Release 2.1.52

Changes (since 2.1.47)

  • Alert user if database closes and reload the page
  • Fix blank projects on iOS Chrome
  • Fix handful of small or rare errors reported in logs
  • Improve plot grid saving
  • Fix scroll position memory of page after reload
  • Fix navigation transitions to be smooth
  • Fix word export to look better in OS dark mode
  • Fix list indent issue with dancing text cursor
  • Fix typo in project rename
  • Fix sync occasionally hiding words in document or messing with plot grid
  • Improve sync database access with many projects


There were a lot of little bug fixes for overall stability, but the big one is fixing an issue that caused words stored in a document to disappear and be inaccessible after a sync (though the data still existed within the project). This likely fixes plot grid issues we’ve seen in the past as well.


How do big fixes work? Is it like editing a novel?

When software is written, mistakes happen in the code, like grammar mistakes in your novel. You fix most spelling & grammar mistakes in a few editing passes, but there may still be one or two that were overlooked. Most people get past those without issue, but they may cause a few readers to stumble and have a hard time. Similarly with bugs (errors) in code, they cause a few issues and need to be addressed so that people can use your software without stumbling.


Oh, so can I ask what that’s like? It’s not like grammar where you can know what it sounds like.

Well, let me try an example.

// When a scene is added
if (!book.hasPlotGrid()) {

This (fake) code here is trying to update the plot grid when a scene is added. The first line is a comment. The second line says “if a book does not have a plot grid”. The third line says “update the plot grid”.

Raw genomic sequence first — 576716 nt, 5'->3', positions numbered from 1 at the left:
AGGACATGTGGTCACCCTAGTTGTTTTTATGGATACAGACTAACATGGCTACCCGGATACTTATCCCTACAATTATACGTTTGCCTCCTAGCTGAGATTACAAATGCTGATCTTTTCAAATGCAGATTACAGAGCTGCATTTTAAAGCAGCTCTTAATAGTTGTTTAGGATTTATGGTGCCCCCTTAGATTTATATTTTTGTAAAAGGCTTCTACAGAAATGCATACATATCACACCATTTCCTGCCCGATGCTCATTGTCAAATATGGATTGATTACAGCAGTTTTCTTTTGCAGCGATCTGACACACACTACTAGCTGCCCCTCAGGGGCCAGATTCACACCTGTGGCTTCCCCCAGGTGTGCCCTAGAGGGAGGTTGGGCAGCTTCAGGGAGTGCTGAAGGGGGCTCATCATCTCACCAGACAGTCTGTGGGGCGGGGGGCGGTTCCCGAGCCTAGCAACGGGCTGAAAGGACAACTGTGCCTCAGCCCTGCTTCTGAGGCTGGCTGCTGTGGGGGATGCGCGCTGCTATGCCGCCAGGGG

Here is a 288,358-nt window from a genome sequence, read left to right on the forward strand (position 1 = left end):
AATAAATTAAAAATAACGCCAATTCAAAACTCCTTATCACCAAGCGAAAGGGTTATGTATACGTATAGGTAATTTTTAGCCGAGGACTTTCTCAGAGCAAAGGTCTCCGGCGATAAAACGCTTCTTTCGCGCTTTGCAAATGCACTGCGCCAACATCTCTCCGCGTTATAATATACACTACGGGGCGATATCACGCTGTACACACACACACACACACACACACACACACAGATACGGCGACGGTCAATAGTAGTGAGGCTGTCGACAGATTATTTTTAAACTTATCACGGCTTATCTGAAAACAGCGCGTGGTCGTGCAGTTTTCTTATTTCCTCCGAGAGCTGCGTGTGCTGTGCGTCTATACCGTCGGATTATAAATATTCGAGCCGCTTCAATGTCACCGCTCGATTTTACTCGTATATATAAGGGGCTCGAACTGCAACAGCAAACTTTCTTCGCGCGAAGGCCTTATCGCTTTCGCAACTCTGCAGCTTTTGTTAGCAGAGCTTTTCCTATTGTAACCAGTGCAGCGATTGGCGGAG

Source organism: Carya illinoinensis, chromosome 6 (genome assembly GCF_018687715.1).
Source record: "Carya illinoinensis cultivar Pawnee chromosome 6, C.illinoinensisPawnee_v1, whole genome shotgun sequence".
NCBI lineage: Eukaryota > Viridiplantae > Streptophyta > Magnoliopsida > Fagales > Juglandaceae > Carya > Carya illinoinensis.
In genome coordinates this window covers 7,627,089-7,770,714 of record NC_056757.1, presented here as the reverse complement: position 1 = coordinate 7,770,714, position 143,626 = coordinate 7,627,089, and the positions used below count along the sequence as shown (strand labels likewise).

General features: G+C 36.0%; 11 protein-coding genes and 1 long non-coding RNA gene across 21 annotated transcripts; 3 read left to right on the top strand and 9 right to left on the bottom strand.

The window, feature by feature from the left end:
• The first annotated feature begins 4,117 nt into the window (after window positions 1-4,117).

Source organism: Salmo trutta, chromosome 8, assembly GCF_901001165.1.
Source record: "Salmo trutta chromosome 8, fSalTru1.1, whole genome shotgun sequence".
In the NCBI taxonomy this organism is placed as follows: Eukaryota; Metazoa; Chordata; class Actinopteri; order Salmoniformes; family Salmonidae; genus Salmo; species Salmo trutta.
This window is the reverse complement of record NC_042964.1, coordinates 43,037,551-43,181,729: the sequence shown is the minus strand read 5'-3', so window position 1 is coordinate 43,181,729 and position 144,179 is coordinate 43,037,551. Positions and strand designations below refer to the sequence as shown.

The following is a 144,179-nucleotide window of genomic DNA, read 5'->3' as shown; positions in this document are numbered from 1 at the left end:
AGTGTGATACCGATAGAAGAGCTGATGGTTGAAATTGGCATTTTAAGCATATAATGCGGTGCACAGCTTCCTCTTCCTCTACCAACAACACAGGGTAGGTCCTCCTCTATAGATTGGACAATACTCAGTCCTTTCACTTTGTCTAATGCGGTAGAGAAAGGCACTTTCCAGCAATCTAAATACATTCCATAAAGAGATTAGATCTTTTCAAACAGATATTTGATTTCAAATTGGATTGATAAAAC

The bug in this code is the exclamation mark. It means “not” and whoever wrote this code must have added it by mistake, because we want to update the grid when the book has one, rather than when it doesn’t have one. So now that we found the issue, we delete “!” and now it works correctly!

// When a scene is added
if (book.hasPlotGrid()) {

That’s an example of what a bug might look like and how to fix it. The challenge can be finding the bug in the first place. In this case, the plot grid would never update, so it is easier to find and fix the issue. In other cases, the error might happen rarely and be very hard to find and fix when you aren’t sure what exactly is causing the rare problem.

So something as little as ! can completely break or change the way things work. And with around 50,000 lines of code that a project like Dabble has, there are bound to be issues here or there. And often fixes involve working around bugs in other software such as browsers. Dabble has fixes for bugs in Chrome, Firefox, Safari, etc. :slight_smile:


Lol, you’re literally interpreting a foreign language. I couldn’t.

Wait…do you have to tell it it means “not” or does it already know?


I…Well, I have a newfound respect. I also know not to major in CS now XD. It would break my brain.

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